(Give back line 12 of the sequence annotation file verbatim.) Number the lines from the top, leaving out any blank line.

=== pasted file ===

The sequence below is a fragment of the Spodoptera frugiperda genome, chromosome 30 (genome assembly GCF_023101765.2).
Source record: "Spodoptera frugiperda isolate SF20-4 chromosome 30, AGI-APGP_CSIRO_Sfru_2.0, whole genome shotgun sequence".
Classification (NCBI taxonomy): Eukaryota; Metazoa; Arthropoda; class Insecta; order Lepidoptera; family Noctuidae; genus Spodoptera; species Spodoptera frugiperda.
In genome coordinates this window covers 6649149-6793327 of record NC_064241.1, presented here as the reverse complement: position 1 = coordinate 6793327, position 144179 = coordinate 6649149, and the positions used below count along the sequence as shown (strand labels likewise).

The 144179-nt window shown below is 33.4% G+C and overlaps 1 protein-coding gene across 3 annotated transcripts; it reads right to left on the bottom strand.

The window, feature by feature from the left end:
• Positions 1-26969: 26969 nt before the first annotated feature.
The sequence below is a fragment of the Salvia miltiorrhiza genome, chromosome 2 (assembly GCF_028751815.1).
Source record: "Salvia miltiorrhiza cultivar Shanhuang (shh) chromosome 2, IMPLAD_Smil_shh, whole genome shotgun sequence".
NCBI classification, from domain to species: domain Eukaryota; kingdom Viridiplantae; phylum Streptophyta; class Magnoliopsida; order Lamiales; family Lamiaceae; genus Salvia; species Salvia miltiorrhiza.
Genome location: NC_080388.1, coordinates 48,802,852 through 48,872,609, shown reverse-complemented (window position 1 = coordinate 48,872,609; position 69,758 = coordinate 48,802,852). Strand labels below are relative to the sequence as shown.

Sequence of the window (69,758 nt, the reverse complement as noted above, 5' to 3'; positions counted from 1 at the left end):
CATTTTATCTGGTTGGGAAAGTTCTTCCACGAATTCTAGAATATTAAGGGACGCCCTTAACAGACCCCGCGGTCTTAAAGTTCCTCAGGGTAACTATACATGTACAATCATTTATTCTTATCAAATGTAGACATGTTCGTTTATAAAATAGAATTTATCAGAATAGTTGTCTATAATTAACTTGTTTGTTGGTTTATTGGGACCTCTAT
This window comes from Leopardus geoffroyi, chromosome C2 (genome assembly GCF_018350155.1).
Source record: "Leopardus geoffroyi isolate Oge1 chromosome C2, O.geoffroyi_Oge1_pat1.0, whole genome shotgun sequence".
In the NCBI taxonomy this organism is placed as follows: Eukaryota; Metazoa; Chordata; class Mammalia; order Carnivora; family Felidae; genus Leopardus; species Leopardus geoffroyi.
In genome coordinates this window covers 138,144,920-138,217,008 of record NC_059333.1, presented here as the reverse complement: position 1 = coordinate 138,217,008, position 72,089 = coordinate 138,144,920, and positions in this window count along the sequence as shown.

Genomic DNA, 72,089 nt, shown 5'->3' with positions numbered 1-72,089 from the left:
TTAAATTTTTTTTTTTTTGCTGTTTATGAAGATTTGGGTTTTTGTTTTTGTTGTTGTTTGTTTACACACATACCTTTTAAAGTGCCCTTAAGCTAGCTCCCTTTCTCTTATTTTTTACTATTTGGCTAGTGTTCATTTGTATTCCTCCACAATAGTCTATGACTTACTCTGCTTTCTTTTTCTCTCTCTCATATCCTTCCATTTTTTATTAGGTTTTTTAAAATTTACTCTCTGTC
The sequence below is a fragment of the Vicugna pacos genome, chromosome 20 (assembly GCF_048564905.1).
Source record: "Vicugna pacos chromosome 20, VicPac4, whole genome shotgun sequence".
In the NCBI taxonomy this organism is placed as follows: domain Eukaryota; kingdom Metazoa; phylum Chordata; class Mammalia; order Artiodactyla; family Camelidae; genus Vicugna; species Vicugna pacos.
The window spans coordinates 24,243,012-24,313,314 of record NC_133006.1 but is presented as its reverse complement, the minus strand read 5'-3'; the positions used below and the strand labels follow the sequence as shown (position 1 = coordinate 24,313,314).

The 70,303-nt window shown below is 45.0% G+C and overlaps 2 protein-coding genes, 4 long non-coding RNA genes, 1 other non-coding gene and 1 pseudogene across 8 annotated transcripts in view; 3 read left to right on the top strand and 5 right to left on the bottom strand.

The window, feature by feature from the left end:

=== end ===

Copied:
Sequence of the window (69,758 nt, the reverse complement as noted above, 5' to 3'; positions counted from 1 at the left end):